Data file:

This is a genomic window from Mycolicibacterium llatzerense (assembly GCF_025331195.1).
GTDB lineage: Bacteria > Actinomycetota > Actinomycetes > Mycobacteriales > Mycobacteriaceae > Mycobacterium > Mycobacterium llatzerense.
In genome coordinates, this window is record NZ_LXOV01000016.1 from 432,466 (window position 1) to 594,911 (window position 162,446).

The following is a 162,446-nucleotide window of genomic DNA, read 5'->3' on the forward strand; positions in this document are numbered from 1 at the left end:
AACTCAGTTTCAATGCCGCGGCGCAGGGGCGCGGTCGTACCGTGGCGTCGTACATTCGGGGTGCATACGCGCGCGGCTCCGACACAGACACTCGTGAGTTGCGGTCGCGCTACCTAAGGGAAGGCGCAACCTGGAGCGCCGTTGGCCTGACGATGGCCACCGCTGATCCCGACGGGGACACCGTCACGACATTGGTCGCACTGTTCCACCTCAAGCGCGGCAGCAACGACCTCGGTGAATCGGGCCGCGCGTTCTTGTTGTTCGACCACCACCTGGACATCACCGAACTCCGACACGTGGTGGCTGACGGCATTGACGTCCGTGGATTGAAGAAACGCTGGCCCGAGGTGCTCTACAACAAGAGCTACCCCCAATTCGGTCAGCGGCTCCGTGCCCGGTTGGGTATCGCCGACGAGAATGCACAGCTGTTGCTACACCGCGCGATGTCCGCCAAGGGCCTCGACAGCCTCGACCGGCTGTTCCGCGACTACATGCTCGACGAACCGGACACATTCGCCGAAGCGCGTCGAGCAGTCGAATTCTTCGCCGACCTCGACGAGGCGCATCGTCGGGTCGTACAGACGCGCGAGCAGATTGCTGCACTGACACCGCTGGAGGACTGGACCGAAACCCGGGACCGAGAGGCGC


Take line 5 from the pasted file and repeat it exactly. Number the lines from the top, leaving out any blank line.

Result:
AACTCAGTTTCAATGCCGCGGCGCAGGGGCGCGGTCGTACCGTGGCGTCGTACATTCGGGGTGCATACGCGCGCGGCTCCGACACAGACACTCGTGAGTTGCGGTCGCGCTACCTAAGGGAAGGCGCAACCTGGAGCGCCGTTGGCCTGACGATGGCCACCGCTGATCCCGACGGGGACACCGTCACGACATTGGTCGCACTGTTCCACCTCAAGCGCGGCAGCAACGACCTCGGTGAATCGGGCCGCGCGTTCTTGTTGTTCGACCACCACCTGGACATCACCGAACTCCGACACGTGGTGGCTGACGGCATTGACGTCCGTGGATTGAAGAAACGCTGGCCCGAGGTGCTCTACAACAAGAGCTACCCCCAATTCGGTCAGCGGCTCCGTGCCCGGTTGGGTATCGCCGACGAGAATGCACAGCTGTTGCTACACCGCGCGATGTCCGCCAAGGGCCTCGACAGCCTCGACCGGCTGTTCCGCGACTACATGCTCGACGAACCGGACACATTCGCCGAAGCGCGTCGAGCAGTCGAATTCTTCGCCGACCTCGACGAGGCGCATCGTCGGGTCGTACAGACGCGCGAGCAGATTGCTGCACTGACACCGCTGGAGGACTGGACCGAAACCCGGGACCGAGAGGCGC